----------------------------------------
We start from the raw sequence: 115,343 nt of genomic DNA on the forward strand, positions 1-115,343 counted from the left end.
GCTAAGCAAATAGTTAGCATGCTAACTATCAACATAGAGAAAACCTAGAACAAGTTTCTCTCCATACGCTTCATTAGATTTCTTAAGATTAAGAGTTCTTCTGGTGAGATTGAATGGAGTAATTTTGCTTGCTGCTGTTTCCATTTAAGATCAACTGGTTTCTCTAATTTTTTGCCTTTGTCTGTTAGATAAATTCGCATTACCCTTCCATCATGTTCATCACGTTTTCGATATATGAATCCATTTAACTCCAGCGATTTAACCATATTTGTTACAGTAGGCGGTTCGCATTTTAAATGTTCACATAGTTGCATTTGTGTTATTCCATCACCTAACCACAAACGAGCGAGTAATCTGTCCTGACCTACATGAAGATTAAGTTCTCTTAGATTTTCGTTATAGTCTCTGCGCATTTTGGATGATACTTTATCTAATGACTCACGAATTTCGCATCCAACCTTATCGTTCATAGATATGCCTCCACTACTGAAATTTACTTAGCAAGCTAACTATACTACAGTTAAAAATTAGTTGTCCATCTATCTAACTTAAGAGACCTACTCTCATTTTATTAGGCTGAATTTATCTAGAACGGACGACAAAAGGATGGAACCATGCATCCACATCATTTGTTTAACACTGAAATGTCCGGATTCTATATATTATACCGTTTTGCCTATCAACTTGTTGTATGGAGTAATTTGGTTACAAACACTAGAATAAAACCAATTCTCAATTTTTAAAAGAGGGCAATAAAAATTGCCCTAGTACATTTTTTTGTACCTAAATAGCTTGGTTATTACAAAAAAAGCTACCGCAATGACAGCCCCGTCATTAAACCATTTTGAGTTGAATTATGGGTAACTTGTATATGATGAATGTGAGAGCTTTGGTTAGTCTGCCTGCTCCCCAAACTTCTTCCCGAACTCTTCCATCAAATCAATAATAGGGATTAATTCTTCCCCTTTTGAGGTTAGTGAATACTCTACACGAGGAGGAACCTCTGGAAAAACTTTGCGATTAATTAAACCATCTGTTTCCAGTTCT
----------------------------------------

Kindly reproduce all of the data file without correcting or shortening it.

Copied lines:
We start from the raw sequence: 115,343 nt of genomic DNA on the forward strand, positions 1-115,343 counted from the left end.
GCTAAGCAAATAGTTAGCATGCTAACTATCAACATAGAGAAAACCTAGAACAAGTTTCTCTCCATACGCTTCATTAGATTTCTTAAGATTAAGAGTTCTTCTGGTGAGATTGAATGGAGTAATTTTGCTTGCTGCTGTTTCCATTTAAGATCAACTGGTTTCTCTAATTTTTTGCCTTTGTCTGTTAGATAAATTCGCATTACCCTTCCATCATGTTCATCACGTTTTCGATATATGAATCCATTTAACTCCAGCGATTTAACCATATTTGTTACAGTAGGCGGTTCGCATTTTAAATGTTCACATAGTTGCATTTGTGTTATTCCATCACCTAACCACAAACGAGCGAGTAATCTGTCCTGACCTACATGAAGATTAAGTTCTCTTAGATTTTCGTTATAGTCTCTGCGCATTTTGGATGATACTTTATCTAATGACTCACGAATTTCGCATCCAACCTTATCGTTCATAGATATGCCTCCACTACTGAAATTTACTTAGCAAGCTAACTATACTACAGTTAAAAATTAGTTGTCCATCTATCTAACTTAAGAGACCTACTCTCATTTTATTAGGCTGAATTTATCTAGAACGGACGACAAAAGGATGGAACCATGCATCCACATCATTTGTTTAACACTGAAATGTCCGGATTCTATATATTATACCGTTTTGCCTATCAACTTGTTGTATGGAGTAATTTGGTTACAAACACTAGAATAAAACCAATTCTCAATTTTTAAAAGAGGGCAATAAAAATTGCCCTAGTACATTTTTTTGTACCTAAATAGCTTGGTTATTACAAAAAAAGCTACCGCAATGACAGCCCCGTCATTAAACCATTTTGAGTTGAATTATGGGTAACTTGTATATGATGAATGTGAGAGCTTTGGTTAGTCTGCCTGCTCCCCAAACTTCTTCCCGAACTCTTCCATCAAATCAATAATAGGGATTAATTCTTCCCCTTTTGAGGTTAGTGAATACTCTACACGAGGAGGAACCTCTGGAAAAACTTTGCGATTAATTAAACCATCTGTTTCCAGTTCT